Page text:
Yorkshire woman with hat problem

puppy with sore jawSometimes, with cochlear implants, there are side effects.  You are warned about them before the operation and they form part of the consent process – “yes, I am aware of the following possible side effects……”  Frankly, I’d have signed anything at that point, so desperate was I to get an implant.  Well, almost anything…….

In my case there have been a few small things.

The area around my ear and my upper jaw were quite bruised after the op, which made chewing on that side of my mouth tricky to begin with and a big, luxurious yawn quite painful. This lasted for a good few weeks, but gradually improved and has now gone.

I have a lingering taste problem.  Things I am eating taste perfectly normal but I sometimes have a salty taste in my mouth when I’m not eating.  It seems to be exacerbated by fluids, any fluid.  I wondered perhaps if tea or coffee were making it worse but a glass of water has the same effect.  This side effect might well still disappear; online cochlear implant communities are full of recently implanted people reporting taste problems (metallic seems more common than salty) and old hands replying that they had problems for sometimes up to a year, which then resolved.  Even if it never went it’s not a big deal.

My right eardrum is not moving normally.  The eardrum on my right (implanted) side doesn’t have (since the op) the degree of movement of a normally functioning eardrum. Some time ago the audiologist tested both ears with a device that measures such movements and found that the right eardrum was moving slightly in response to a stimulus but not as much as my left eardrum.  After monitoring this for a couple of appointments she decided to make me an appointment with the consultant, Mr Strachan, who’d performed the operation.  He had a look and declared everything to be healthy.  Of course, that eardrum is now completely redundant.  “Hearing” on my right side involves the speech processor (behind my ear), the implant in my skull, the cochlea (with electrodes in it), the auditory nerve and my brain.  The eardrum is bypassed, so not a worry.

Finally, I’ve had a slightly sore outer ear (I think pinna is the medical term).  It’s nothing, really, it’s nothing……but the audiologists had been monitoring it and it hadn’t completely gone away so it was also on the list for the consultant to look at.  The wound has healed beautifully, so that can’t be the problem.  Initially, the arm of my glasses on that side had been digging into the scar somewhat, which had seemed to be a likely cause of the soreness, but a couple of trips to the optician to experiment with bending that arm in different ways seemed to have done the trick.  Not that then, either.  Mr Strachan had a good look and we declared ourselves mutually mystified but unconcerned.

Since the appointment I have a new theory.  I think it might have been caused by my fleecy hat.  A tight fitting woolly hat, a speech processor behind my ear, plus the arm of my glasses…..that could cause an ear to get squashed and a little sore perhaps?  Now that spring has arrived at last and I’m not wearing a hat the problem seems to have disappeared.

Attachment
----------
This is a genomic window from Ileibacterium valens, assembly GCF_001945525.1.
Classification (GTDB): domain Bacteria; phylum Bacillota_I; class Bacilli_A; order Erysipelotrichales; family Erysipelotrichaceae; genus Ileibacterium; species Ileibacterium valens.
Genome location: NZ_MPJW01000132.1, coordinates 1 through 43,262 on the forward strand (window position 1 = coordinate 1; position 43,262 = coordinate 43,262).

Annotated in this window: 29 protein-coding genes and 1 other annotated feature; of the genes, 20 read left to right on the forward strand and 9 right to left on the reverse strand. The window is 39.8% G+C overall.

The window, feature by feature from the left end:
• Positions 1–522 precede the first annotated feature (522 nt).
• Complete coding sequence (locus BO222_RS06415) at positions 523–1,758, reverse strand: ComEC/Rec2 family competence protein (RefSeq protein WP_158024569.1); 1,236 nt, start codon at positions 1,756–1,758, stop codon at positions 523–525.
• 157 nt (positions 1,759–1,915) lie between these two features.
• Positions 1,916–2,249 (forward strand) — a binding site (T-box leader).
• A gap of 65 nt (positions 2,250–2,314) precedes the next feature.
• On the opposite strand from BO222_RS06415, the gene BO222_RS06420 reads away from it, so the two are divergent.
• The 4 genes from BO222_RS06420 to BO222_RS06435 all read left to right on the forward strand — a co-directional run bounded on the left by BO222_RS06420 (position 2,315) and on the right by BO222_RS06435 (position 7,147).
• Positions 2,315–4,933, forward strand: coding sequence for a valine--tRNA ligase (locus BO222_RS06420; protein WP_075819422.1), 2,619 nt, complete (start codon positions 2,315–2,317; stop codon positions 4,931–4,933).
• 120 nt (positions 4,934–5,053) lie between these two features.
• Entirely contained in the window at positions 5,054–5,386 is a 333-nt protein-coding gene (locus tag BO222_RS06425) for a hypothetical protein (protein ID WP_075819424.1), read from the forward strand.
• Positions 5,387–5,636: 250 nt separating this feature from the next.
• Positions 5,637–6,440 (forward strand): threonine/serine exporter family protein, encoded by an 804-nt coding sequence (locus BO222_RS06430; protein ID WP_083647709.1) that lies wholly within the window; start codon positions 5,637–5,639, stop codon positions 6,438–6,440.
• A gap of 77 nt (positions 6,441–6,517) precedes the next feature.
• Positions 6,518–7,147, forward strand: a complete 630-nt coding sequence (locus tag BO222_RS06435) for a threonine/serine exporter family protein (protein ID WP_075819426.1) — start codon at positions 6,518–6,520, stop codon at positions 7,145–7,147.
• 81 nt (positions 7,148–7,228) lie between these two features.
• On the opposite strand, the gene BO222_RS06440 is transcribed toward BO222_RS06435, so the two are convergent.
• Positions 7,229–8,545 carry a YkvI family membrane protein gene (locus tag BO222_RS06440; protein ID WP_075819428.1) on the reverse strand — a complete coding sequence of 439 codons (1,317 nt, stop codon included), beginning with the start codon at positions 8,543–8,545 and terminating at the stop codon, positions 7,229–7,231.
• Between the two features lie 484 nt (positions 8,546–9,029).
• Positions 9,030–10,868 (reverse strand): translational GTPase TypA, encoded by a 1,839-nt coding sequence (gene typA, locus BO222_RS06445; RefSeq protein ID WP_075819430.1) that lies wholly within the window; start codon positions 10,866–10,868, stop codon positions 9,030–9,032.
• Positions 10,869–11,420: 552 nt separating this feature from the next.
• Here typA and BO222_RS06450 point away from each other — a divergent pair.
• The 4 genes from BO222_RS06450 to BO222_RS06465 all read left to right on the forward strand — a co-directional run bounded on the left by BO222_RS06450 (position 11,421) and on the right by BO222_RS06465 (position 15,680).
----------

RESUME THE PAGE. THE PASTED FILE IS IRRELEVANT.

It’s rather embarrassing, to be honest.  Although I was at pains to point out at the appointment that I didn’t want to waste NHS time with trivial problems (“no, no” said Mr Strachan, “it’s important that we know”) I worry that taking up doctors’ valuable time with the side effects of your woolly hat might one day feature in a tabloid exposé.  You know, like the articles about people calling out an ambulance for a nosebleed or ringing 999 to say they have a splinter in their finger.  But this time it would be “Yorkshire woman wastes NHS time with fleecy hat problem”.  Oh dear.

Vera in woolly hat
The offending hat……
Vera in blue hat 2
…….or was it this one??

I’d just finished drafting this post when I realised I’d not mentioned another side effect; I’ve lost virtually all the remaining hearing in my implanted ear.  Sometimes this doesn’t happen, but usually it does.  Being completely, utterly deaf in one ear is very different to having some remaining low pitched hearing, although I only experience it at night or when I’m in the shower.  Am I worried?  No.  Instead of having a thoroughly useless natural ear I now have a completely amazing bionic ear and I’m very happy with the swap.


Cartoon image copyright: mkoudis / 123RF Stock Photo


2 thoughts on “Yorkshire woman with hat problem

  1. My sun hat does not fit over the processor or if have it further back knocks the magnet off! Need to look for another one. The residual hearing in my right ear that I appeared to have kept after op seems to have mostly gone too! So some common problems.

    1. I’ve found that my baseball cap works very well. I adjust it so that the rim of the cap sits across the middle of the magnet, make sure it’s a fairly tight fit, and both seem to stay on fine. I also got an anchoring device for fell walking, to stop me worrying about a sudden gust of wind blowing off hat plus thousands of pounds worth of equipment. Do you have one of those? It’s a band (like an elastic band) that fits round the processor and then is anchored to your clothing by a cord with a clip on the end. Not exactly high fashion but does the job!

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